Step #2: JoineryPrevNext
With all the pieces sized, I started working on the joinery, starting with the dados for the brackets. The dados on the top and back boards, must line up with each other, so care was taken with layout for these. The dados are 3/8" wide, cut with a 3/8” straight bit on the router. To help line up and keep the dados straight, I used a shop made T-square jig. Using a couple sharp chisels, I square the ends of the dados. A 3/4” wide x 3/8” deep rabbet is made on the top piece to accept the back. This is done on the table saw with a dado stack, with an auxiliary fence. The brackets need a couple tongues that will fit into the dados. I did this on the router table with a 3/8" rabbeting bit. Please take care with these small pieces, and use a small parts jig on the router table, otherwise your fingers will get too close to the spinning bit. I trimmed the front of the tongues so that they would fit in their dados using the band saw, and a chisel to clean up the cuts. I then checked everything for fit, and made adjustments as needed.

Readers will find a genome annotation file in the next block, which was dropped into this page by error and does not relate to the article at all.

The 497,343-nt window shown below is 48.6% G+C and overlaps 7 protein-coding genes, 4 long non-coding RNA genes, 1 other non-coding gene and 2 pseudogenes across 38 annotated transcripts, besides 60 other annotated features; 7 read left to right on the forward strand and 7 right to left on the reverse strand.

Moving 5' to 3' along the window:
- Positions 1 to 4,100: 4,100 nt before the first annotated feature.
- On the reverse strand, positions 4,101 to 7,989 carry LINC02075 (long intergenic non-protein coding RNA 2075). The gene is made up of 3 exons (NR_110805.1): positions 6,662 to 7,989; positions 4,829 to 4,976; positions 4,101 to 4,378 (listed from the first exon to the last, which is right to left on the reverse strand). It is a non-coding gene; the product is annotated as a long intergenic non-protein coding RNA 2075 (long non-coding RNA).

Step #3: Decorative ElementsPrevNext
With the joinery completed, I then worked on the more decorative element of the brackets, again using small part jigs for safety. I made the brackets with a cover shape, but any shape could be used. I accomplished this by taping the two brackets together, and drew out the shape on one. I used the band saw to cut out the shape, leaving the line. I then cleaned up the shape with the oscillating spindle sander. After getting the shape looking good, I separated the pieces and rounded them over on the router table, again using a small parts jig. I decided to have some fun with the brackets, and instead of leaving two quarter round with a flat space, I used a rasp and sand paper to further shape the brackets so that the front profile had a more rounded and refined appearance.
Step #5: FinishPrevNext
I will apply the finish on the shelf this spring, where I will apply two coats of boiled linseed oil, and allow that to cure. For the top coat, I will apply 4 or 5 coats of shellac.
This shelf is very easy to build, even with a basic set of tools. I would encourage you to not only try building this shelf, but be creative with it to make it your own as well!